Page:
Although we have not been able to attend in-person scientific conferences in more than a year, we have been attending many meetings virtually. Virtual conferences have many benefits: they enable gatherings of more diverse groups of attendees, they make it less intimidating for young researchers to participate in discussions, and they allow us to collectively reduce our carbon footprints. We applaud the creative ways conference organizers are devising to facilitate virtual connections between scientists. But there are drawbacks: the loss of the in-person networking component, the time zone tangles, and the inability to feel truly immersed in a meeting—which is especially challenging to address when a main purpose of a conference is to bring scientists from disparate communities together.

On the other hand, video chatting has become the new norm—it’s so much nicer than a phone call!—and we welcome opportunities to interact with scientists using this medium. This past year we have ‘traveled’ virtually to labs all over the world. We’ve given many virtual talks—which take only a few hours of time, versus what would normally be a one- or two-day trip—about our journal, publishing, and editorial careers. Video chatting has allowed us to connect with a much more diverse array of researchers than our physical travel budget and time constraints could ever allow, and we definitely plan to keep this up even after the pandemic is over.

We also have increased our use of Twitter (follow us @naturemethods) as a tool to connect with the broader scientific community. Many of us on the team spend time interacting with our research communities via our personal Twitter or WeChat accounts.

We also want to hear from you. We invite our readers to share your own stories of how you have coped with the impacts of COVID-19 and whether your work has changed as a result, via the Springer Nature Protocols and Methods Community.

Summing up

The past year has been tough on our team. But we are grateful to have had our work to keep us going throughout all the bad news and uncertainty. Since editing is largely a desk job, the transition to working from home has been relatively seamless. With the help of video and online chatting tools, we have further strengthened the bond of our journal team. In March 2020 we even welcomed and trained our newest member, Madhura Mukhopadhyay, who has never actually worked in the office! While we definitely miss seeing our colleagues in person, working from home has allowed us more personal flexibility with our time (and given us new-found affection for holding meetings in sweatpants and T-shirts!).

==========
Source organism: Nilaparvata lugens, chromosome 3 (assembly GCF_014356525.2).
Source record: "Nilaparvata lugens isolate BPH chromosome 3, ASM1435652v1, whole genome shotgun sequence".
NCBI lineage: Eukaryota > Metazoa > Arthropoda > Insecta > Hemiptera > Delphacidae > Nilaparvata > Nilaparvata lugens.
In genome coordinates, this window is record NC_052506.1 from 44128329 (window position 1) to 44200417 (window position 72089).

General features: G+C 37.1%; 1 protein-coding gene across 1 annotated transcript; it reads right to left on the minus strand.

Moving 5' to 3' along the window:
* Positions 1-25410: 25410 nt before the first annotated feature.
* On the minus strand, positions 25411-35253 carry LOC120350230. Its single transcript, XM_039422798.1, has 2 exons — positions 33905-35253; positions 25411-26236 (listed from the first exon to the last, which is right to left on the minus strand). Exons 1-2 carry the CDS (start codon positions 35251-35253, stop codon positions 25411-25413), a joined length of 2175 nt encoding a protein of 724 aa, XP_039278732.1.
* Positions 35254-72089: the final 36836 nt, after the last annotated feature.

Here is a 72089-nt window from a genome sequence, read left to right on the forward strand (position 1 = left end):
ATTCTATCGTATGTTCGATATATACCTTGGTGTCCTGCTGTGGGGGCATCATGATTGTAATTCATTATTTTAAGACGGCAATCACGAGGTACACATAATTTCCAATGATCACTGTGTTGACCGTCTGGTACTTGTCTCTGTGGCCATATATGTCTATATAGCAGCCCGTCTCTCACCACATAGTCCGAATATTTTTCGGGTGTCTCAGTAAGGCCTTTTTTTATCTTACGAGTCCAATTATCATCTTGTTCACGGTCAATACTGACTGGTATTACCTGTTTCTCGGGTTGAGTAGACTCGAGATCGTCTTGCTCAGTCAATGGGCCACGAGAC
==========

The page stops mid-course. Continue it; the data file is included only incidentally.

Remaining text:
As we round the corner of April, hope is on the horizon. Vaccines are being rapidly distributed in many places, and infection rates are trending downward across the globe. We look forward to returning to our pre-pandemic lives, armed with new coping skills that will help us quickly pivot and thrive in the face of the next challenge—a sentiment we hope our readers share.

We would like to extend a huge thank-you to our authors for writing and revising (and for being patient when the review process took a bit longer than normal), to our reviewers for their important work of reviewing papers, to the scientists who welcomed us virtually into their labs and made themselves available for journalistic interviews, and to our readers for reading. Be well and stay safe!

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Editing during COVID-19: one year later. Nat Methods 18, 323–324 (2021).